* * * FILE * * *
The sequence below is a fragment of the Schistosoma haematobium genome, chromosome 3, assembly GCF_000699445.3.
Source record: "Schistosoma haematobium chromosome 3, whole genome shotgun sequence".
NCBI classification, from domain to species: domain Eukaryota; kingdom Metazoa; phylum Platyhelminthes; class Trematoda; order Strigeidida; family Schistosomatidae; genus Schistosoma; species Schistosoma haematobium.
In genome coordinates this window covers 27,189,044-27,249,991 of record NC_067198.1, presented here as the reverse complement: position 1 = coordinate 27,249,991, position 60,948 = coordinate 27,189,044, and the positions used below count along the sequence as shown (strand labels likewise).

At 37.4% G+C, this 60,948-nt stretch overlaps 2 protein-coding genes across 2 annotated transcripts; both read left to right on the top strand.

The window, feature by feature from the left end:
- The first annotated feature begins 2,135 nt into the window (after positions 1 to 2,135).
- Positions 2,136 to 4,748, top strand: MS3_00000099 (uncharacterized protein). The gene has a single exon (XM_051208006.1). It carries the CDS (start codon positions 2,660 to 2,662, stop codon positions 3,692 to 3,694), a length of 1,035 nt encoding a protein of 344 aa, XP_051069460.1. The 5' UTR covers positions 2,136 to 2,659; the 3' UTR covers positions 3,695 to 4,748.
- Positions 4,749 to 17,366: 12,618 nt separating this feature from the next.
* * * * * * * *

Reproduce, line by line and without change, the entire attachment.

The sequence below is a fragment of the Schistosoma haematobium genome, chromosome 3, assembly GCF_000699445.3.
Source record: "Schistosoma haematobium chromosome 3, whole genome shotgun sequence".
NCBI classification, from domain to species: domain Eukaryota; kingdom Metazoa; phylum Platyhelminthes; class Trematoda; order Strigeidida; family Schistosomatidae; genus Schistosoma; species Schistosoma haematobium.
In genome coordinates this window covers 27,189,044-27,249,991 of record NC_067198.1, presented here as the reverse complement: position 1 = coordinate 27,249,991, position 60,948 = coordinate 27,189,044, and the positions used below count along the sequence as shown (strand labels likewise).

At 37.4% G+C, this 60,948-nt stretch overlaps 2 protein-coding genes across 2 annotated transcripts; both read left to right on the top strand.

The window, feature by feature from the left end:
- The first annotated feature begins 2,135 nt into the window (after positions 1 to 2,135).
- Positions 2,136 to 4,748, top strand: MS3_00000099 (uncharacterized protein). The gene has a single exon (XM_051208006.1). It carries the CDS (start codon positions 2,660 to 2,662, stop codon positions 3,692 to 3,694), a length of 1,035 nt encoding a protein of 344 aa, XP_051069460.1. The 5' UTR covers positions 2,136 to 2,659; the 3' UTR covers positions 3,695 to 4,748.
- Positions 4,749 to 17,366: 12,618 nt separating this feature from the next.